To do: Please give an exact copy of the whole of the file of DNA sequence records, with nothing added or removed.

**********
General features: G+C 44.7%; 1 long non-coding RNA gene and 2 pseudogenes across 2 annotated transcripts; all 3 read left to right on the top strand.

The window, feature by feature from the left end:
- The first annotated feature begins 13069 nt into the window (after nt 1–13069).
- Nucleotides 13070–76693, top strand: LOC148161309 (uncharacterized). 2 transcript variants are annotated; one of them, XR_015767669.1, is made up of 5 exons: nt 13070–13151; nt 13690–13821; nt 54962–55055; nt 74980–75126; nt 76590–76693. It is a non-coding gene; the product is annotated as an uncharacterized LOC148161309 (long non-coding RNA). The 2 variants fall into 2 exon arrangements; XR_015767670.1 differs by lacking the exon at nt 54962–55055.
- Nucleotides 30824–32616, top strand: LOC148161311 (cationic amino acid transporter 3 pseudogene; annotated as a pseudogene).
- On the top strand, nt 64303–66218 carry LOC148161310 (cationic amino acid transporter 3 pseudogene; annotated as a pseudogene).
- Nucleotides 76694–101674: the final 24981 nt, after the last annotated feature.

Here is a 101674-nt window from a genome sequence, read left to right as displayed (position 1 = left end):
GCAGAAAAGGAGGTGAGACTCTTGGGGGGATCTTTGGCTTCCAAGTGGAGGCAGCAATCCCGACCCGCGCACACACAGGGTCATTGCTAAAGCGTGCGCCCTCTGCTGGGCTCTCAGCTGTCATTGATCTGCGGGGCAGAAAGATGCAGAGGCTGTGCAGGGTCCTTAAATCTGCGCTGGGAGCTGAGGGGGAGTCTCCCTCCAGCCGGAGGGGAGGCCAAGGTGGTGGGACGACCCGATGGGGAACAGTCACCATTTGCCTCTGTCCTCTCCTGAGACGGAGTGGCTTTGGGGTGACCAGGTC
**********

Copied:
General features: G+C 44.7%; 1 long non-coding RNA gene and 2 pseudogenes across 2 annotated transcripts; all 3 read left to right on the top strand.

The window, feature by feature from the left end:
- The first annotated feature begins 13069 nt into the window (after nt 1–13069).
- Nucleotides 13070–76693, top strand: LOC148161309 (uncharacterized). 2 transcript variants are annotated; one of them, XR_015767669.1, is made up of 5 exons: nt 13070–13151; nt 13690–13821; nt 54962–55055; nt 74980–75126; nt 76590–76693. It is a non-coding gene; the product is annotated as an uncharacterized LOC148161309 (long non-coding RNA). The 2 variants fall into 2 exon arrangements; XR_015767670.1 differs by lacking the exon at nt 54962–55055.
- Nucleotides 30824–32616, top strand: LOC148161311 (cationic amino acid transporter 3 pseudogene; annotated as a pseudogene).
- On the top strand, nt 64303–66218 carry LOC148161310 (cationic amino acid transporter 3 pseudogene; annotated as a pseudogene).
- Nucleotides 76694–101674: the final 24981 nt, after the last annotated feature.

Here is a 101674-nt window from a genome sequence, read left to right as displayed (position 1 = left end):
GCAGAAAAGGAGGTGAGACTCTTGGGGGGATCTTTGGCTTCCAAGTGGAGGCAGCAATCCCGACCCGCGCACACACAGGGTCATTGCTAAAGCGTGCGCCCTCTGCTGGGCTCTCAGCTGTCATTGATCTGCGGGGCAGAAAGATGCAGAGGCTGTGCAGGGTCCTTAAATCTGCGCTGGGAGCTGAGGGGGAGTCTCCCTCCAGCCGGAGGGGAGGCCAAGGTGGTGGGACGACCCGATGGGGAACAGTCACCATTTGCCTCTGTCCTCTCCTGAGACGGAGTGGCTTTGGGGTGACCAGGTC